Away from training:

As the title of this blog suggests, the premise behind my blogging is to describe how I train within the general constraints of training during my lunchhour at work. On a few blog entries over the past few weeks I have mentioned being short of time for a particular session, and so doing a shorter session to make the training efficient. The reason for these interuptions to training time, or occasionally motivation for training, is not being over-worked. My company is going through a big restructuring exercise currently, which means potential redundancies at the beginning of November. Rather than wait to see what happens at that point I have been looking at all of my career options, both within my company, within other companies within my industry, and any other possibilities. So time (and mental resource) has been taken up with CV work, job applications, and the odd interview. Ideally I am trying to give myself options before the decision is made for me in November.

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Speed work begins

Posted by thepeteplan on August 26, 2010

It’s time for speed work to begin. The British Indoor Rowing champs is now within 3 months, so it is about time to start to remind my legs what faster rowing feels like.

16 x 250m / 90sec rest:
1:32.0 / 33
1:31.8 / 34
1:31.4 / 34
1:31.2 / 34
1:31.2 / 34
1:31.2 / 34
1:31.0 / 34
1:30.6 / 34
1:29.8 / 36
1:29.8 / 36
1:29.8 / 36
1:29.6 / 36
1:29.4 / 36
1:29.2 / 36
1:29.2 / 36
1:25.4 / 39

4k = 12:01.5 / 1:30.1 / 35

Obviously a conservative starting pace judging by the sub 1:30 second 8, and the final rep at 1:25.4. These are the sort of sessions I need to begin with, then increasing the rep length at this sort of pace, in order to get my 2k pace back down again. An enjoyable session that I can definitely attack harder next time.

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An (unsteady) hour

Posted by thepeteplan on August 25, 2010

It was time to get a steady hour in on the erg after work today, but I couldn’t really face the thought of an easy intensity hour to did it with a twist. Here is what the overall hour looks like on paper:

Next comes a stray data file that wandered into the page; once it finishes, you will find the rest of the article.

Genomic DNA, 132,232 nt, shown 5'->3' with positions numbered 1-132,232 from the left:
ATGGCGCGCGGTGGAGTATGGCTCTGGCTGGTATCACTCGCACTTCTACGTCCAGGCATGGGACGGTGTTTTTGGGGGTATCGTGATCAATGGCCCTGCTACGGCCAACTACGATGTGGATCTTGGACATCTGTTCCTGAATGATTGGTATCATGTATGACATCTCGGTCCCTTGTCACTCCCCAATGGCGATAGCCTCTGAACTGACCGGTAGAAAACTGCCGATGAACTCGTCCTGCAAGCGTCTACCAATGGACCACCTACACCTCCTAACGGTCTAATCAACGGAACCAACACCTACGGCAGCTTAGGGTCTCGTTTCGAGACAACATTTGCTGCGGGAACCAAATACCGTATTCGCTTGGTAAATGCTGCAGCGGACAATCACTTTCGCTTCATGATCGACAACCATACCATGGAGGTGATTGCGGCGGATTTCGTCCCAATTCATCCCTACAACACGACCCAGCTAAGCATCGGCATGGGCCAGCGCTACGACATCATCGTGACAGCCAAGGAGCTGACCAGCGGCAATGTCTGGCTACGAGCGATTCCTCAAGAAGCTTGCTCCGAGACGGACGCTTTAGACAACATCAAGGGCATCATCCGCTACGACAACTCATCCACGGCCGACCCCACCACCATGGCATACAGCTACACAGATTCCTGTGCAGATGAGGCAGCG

60mins = 16001m / 1:52.4 / 24
10min splits:
1:54.6 / 23
1:53.5 / 24
1:52.9 / 24
1:52.2 / 24
1:51.6 / 25
1:49.9 / 25

In reality the way it was paced was with a base pace of 1:55 with a number of hard strokes at each 5 minute point. At 5mins in I did 10 hard strokes (nominally at 1:45 pace), then at 10mins 15 hard strokes, 15mins was 20 hard strokes, and so on up to 60 hard strokes at 55mins in. This was a good way to pass the time quickly, and it didn’t feel hard at any point.

It is now a long weekend off work, so hopefully I can catch up on some sleep and get in 5 good sessions in the 5 days off work.

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Sprint training (and yoga)

Posted by thepeteplan on August 24, 2010

Following the 10k run on Sunday I had a pain in my calf that was a little worrying, and is one of the reasons why for large parts of the year my training consists of erg sessions only. In nearly 10 years of consistent erg training I don’t remember ever having an injury caused by the erg training. Impact activities just carry more risk, even just running on a treadmill. However, I enjoy the variety in my training, and I’m not a professional athlete, so I have no plans to go back to just erg training.

Due to the calf pain I didn’t go to the gym on Monday lunchtime. As I was already booked to go to a yoga class at the gym in the evening I still attended that though. 90mins of Yoga with the guru Gregory and what do you know, a completely cured calf! 24 hours later, and still no issue with it at all, so I don’t know what the injury was yesterday. I’ve only ever been to bikram Yoga before, not this more authentic variety. Bikram yoga is run in a hot studio, something like 37C (100F), and is a real sweat fest of a training activity. This “Hatha” yoga by contrast was very relaxing, and something I can see myself doing again (though 90mins seems like a long time for something that doesn’t seem like hard work).

Back to today – time was short so I went for a nice short sprinty session:

10 x 30sec / 15sec rest:
5mins = 1605m / 1:33.4 / 35spm

A 15second rest period is not a long time, and I think I missed the start on 3/4 of the reps, which meant I was chasing the average pace throughout. A good CV pushing session anyway, though realistically this is about 1mile and not as fast as my 1mile pb pace, but the short rest periods actually make it harder I believe as I had to accelerate from a stop 10 times during the session.

I then finished off with a single 30sec blast after a 500m paddle:

30sec = 189m / 1:19.3 / 50

With all rowing done at 129 drag.

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Running: Week 5 = 10km

Posted by thepeteplan on August 22, 2010

It is now the end of the 5th week since I started incorporating some running into my erg training routine. Each week I have ended with a “long” run at the weekend moving through 6.44km, 7.25km, 9km and finally to 10km at the end of week 4. The time for that first 10km last weekend was 47:49, so the aim today was simply to be a little faster. As I stated in my last blog entry, I have been starting my short runs this week at 12.7km/h, so that was to be the starting speed for the 10k today too. A very gradual speed up over the distance saw me finish today in:

10km run = 46:26